After I took a bunch of flack for raising concerns about Good Guide’s testing of a Zhu Zhu Pet and its applicability given that the applicable US standard is for soluble antimony, not total, I feel vindicated. Completely. Today, the Good Guide issued a press release admitting that it used the wrong test to compare its toy testing results to the US standard. If you didn’t read the first post, basically, Good Guide claimed that the wildly popular Mr. Squiggles was full of toxic antimony and violated US standards. But I cried foul, pointing out that the Good Guide was using XRF analysis, which only tests for total, and the applicable US standard for children’s toys is no more than 60 ppm soluble antimony in paints and coatings. So, the Good Guide’s claim that the Zhu Zhu Pet violated US standards based upon its XRF testing was patently false.
And today the Good Guide admitted that it used the wrong test to compare its results with the US standard. It stands by its results – and they are probably correct for what they are worth. The nose and fur of Mr. Squiggles may well have 93 and 106 ppm total antimony. But the Good Guide also admits that the US standard is for soluble antimony, and that it has no evidence whatsoever that Mr. Squiggles violates any US standard.
And then the Consumer Product Safety Commission (CPSC) confirmed that its review of the Zhu Zhu pet found no violation of the US standard for antimony.
Bottom line, it appears that Mr. Squiggles is in full compliance with existing US standards. Now, whether you are concerned about total antimony or not, that is a different question.
But, I’m still upset with the Good Guide and Dr. Dara O’Rourke. Both could have taken the time to have checked the relevant standards, assuming that this wasn’t a calculated effort to gain publicity by targeting the most popular holiday toy. Giving both the benefit of the doubt, I assume that they simply did not check the standard. Which is just amazing given the harm done by releasing these test results. Checking the relevant standard isn’t hard. In fact, it is right on the CPSC’s website for the Consumer Product Safety Improvement Act (CPSIA) in the frequently asked questions.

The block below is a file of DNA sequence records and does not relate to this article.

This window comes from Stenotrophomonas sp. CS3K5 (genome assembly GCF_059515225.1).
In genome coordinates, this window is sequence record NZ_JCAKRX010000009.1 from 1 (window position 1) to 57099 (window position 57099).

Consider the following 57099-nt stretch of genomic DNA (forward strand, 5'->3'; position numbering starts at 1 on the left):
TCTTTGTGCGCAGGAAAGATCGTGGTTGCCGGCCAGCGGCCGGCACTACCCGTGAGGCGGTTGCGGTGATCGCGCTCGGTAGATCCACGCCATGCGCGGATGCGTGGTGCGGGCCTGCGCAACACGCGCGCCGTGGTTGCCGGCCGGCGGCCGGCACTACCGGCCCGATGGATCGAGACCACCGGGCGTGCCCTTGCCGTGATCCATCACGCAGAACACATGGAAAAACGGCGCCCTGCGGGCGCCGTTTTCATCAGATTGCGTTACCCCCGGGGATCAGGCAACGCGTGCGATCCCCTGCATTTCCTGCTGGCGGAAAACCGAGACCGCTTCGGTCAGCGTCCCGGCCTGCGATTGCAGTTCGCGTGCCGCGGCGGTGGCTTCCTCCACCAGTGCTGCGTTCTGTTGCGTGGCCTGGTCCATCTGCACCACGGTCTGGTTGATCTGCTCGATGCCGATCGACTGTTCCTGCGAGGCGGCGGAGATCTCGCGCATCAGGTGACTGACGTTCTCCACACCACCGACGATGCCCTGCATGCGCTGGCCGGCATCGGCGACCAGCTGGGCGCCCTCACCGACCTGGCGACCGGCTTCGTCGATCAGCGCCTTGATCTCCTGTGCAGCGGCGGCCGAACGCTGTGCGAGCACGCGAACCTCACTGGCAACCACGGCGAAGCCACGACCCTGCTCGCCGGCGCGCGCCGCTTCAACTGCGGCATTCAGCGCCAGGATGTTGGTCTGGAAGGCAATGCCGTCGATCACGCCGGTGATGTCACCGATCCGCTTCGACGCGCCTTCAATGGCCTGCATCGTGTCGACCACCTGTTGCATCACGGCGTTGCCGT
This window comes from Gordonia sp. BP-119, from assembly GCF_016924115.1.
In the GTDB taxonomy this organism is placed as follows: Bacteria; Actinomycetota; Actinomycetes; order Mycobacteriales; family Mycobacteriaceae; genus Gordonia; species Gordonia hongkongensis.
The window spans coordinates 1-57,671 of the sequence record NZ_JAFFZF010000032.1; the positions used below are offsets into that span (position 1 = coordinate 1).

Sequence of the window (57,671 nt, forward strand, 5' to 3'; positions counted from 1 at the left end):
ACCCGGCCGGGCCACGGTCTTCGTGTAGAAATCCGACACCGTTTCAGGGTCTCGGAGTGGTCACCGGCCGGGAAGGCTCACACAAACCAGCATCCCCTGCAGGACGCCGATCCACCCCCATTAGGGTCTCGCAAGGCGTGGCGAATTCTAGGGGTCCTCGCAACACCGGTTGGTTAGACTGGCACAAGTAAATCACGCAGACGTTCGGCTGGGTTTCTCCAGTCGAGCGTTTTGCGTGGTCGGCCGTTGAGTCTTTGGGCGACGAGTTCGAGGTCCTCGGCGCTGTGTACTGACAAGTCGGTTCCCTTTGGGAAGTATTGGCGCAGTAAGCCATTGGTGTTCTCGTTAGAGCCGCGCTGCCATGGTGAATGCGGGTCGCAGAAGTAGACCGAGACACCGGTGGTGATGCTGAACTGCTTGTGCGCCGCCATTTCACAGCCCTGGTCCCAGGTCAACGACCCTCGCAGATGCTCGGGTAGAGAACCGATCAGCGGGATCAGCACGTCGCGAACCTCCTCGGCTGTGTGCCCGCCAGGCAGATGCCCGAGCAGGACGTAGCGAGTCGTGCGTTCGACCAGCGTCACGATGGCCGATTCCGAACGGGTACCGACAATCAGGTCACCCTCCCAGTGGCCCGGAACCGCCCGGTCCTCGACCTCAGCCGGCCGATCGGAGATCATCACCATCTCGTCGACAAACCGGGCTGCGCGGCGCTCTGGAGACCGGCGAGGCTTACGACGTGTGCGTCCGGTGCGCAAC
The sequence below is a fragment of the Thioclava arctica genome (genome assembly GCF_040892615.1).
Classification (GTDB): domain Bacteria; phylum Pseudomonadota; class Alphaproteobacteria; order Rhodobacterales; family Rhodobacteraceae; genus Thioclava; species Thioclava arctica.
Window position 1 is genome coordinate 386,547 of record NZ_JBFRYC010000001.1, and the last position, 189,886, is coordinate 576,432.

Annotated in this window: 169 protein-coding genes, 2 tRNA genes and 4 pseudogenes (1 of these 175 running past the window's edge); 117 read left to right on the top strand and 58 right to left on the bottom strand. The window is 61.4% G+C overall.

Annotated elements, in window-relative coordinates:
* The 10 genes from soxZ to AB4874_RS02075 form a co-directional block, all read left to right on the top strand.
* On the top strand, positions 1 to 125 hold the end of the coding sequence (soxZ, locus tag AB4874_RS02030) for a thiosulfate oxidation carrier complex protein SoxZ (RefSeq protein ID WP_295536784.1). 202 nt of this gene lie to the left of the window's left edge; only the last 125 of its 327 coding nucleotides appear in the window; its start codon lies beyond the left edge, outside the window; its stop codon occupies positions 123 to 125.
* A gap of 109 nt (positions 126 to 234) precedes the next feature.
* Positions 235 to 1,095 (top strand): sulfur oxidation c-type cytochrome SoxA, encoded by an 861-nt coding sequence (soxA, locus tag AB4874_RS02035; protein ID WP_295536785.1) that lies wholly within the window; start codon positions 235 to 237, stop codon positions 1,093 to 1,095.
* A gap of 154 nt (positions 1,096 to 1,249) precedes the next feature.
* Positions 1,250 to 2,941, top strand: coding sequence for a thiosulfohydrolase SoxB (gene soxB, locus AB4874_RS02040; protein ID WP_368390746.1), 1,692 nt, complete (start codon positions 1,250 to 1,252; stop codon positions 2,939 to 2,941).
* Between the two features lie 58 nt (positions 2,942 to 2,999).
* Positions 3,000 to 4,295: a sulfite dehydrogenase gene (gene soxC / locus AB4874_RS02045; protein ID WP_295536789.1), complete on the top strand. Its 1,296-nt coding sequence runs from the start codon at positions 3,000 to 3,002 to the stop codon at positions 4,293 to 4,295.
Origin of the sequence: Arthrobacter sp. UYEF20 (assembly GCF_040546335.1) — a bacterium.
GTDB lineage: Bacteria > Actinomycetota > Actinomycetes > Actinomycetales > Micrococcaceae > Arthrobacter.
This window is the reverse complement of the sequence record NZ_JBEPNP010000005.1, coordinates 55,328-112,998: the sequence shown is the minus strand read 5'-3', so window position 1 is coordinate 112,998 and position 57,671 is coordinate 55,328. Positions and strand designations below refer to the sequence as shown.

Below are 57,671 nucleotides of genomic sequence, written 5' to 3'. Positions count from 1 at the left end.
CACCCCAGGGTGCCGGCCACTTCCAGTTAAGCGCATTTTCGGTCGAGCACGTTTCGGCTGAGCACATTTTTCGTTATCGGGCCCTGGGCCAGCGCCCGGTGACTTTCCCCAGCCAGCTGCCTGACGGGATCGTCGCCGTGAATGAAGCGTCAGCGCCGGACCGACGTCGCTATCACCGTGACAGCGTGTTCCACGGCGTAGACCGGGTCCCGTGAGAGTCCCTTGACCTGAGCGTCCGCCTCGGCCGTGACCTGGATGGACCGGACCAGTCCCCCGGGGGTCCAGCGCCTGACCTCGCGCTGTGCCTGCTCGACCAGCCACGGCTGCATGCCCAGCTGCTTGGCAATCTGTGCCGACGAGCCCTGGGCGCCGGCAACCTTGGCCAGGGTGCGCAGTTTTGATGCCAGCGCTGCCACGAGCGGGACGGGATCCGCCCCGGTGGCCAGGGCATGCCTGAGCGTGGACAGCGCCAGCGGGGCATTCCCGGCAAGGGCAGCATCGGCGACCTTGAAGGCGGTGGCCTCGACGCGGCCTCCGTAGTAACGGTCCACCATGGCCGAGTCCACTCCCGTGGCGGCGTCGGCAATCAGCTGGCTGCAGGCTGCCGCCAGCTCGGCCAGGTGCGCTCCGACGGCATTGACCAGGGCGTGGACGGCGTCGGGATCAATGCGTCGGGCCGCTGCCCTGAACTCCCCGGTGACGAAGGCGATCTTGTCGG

Moreover, the XRF technician should have advised them as well. I certainly advise my clients how XRF results can be used and the limitations, including explaining the difference between soluble and total results. I can’t imagine that the XRF technician did not know.
So that leads me to believe that this was a calculated stunt – and they got caught. Ultimately, I believe the fallout will be detrimental to all our efforts to reform chemical regulation policy in the US as consumer advocacy groups are branded “eco freaks” with alarmist claims of toxicity? So, Good Guide, was it worth it? If your publicity grabbing stunt means that the Million Baby Crawl is unsuccessful, are you pleased?
But I’m also a little annoyed with Zhu Zhu Pets. CEO of Cepia LLC (manufacturer of Zhu Zhu Pets, Russ Hornsby, derides XRF testing as unsound. That statement is also inaccurate. XRF analysis, as found by the CPSC, is accurate and sound if used properly – for example, it is perfectly acceptable for testing total lead in homogenous plastic as long as the equipment is properly calibrated against a known standard. It is also a very useful screening tool, and is widely used for that purpose, particularly by the CPSC and other regulatory agencies. But, I certainly agree with Cepia that it does NOT accurately measure for soluble concentrations and is not meant for that purpose.